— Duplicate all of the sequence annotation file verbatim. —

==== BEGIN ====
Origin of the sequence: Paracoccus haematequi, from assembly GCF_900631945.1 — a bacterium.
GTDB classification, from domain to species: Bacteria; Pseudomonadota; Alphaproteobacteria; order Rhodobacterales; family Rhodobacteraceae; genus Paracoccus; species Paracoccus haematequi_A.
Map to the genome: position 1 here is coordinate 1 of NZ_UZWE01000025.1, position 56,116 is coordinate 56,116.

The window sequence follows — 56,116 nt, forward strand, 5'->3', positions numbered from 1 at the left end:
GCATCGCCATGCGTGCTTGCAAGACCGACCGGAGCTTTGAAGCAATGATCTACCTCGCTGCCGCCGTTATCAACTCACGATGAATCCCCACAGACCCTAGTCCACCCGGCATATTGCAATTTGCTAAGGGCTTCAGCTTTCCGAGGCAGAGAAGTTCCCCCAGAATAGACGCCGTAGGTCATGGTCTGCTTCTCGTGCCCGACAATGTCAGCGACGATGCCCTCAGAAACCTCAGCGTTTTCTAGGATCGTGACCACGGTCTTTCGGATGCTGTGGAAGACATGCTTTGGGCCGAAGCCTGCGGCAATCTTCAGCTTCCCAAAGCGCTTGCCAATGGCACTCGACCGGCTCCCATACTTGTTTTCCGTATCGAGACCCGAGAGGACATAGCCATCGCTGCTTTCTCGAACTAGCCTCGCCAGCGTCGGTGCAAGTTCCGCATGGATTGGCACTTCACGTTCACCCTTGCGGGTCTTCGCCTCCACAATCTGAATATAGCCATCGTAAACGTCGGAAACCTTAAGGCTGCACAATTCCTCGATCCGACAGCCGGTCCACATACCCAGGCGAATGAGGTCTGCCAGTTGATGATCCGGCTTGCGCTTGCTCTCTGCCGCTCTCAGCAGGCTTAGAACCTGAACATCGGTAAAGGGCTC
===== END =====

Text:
Origin of the sequence: Paracoccus haematequi, from assembly GCF_900631945.1 — a bacterium.
GTDB classification, from domain to species: Bacteria; Pseudomonadota; Alphaproteobacteria; order Rhodobacterales; family Rhodobacteraceae; genus Paracoccus; species Paracoccus haematequi_A.
Map to the genome: position 1 here is coordinate 1 of NZ_UZWE01000025.1, position 56,116 is coordinate 56,116.

The window sequence follows — 56,116 nt, forward strand, 5'->3', positions numbered from 1 at the left end:
GCATCGCCATGCGTGCTTGCAAGACCGACCGGAGCTTTGAAGCAATGATCTACCTCGCTGCCGCCGTTATCAACTCACGATGAATCCCCACAGACCCTAGTCCACCCGGCATATTGCAATTTGCTAAGGGCTTCAGCTTTCCGAGGCAGAGAAGTTCCCCCAGAATAGACGCCGTAGGTCATGGTCTGCTTCTCGTGCCCGACAATGTCAGCGACGATGCCCTCAGAAACCTCAGCGTTTTCTAGGATCGTGACCACGGTCTTTCGGATGCTGTGGAAGACATGCTTTGGGCCGAAGCCTGCGGCAATCTTCAGCTTCCCAAAGCGCTTGCCAATGGCACTCGACCGGCTCCCATACTTGTTTTCCGTATCGAGACCCGAGAGGACATAGCCATCGCTGCTTTCTCGAACTAGCCTCGCCAGCGTCGGTGCAAGTTCCGCATGGATTGGCACTTCACGTTCACCCTTGCGGGTCTTCGCCTCCACAATCTGAATATAGCCATCGTAAACGTCGGAAACCTTAAGGCTGCACAATTCCTCGATCCGACAGCCGGTCCACATACCCAGGCGAATGAGGTCTGCCAGTTGATGATCCGGCTTGCGCTTGCTCTCTGCCGCTCTCAGCAGGCTTAGAACCTGAACATCGGTAAAGGGCTC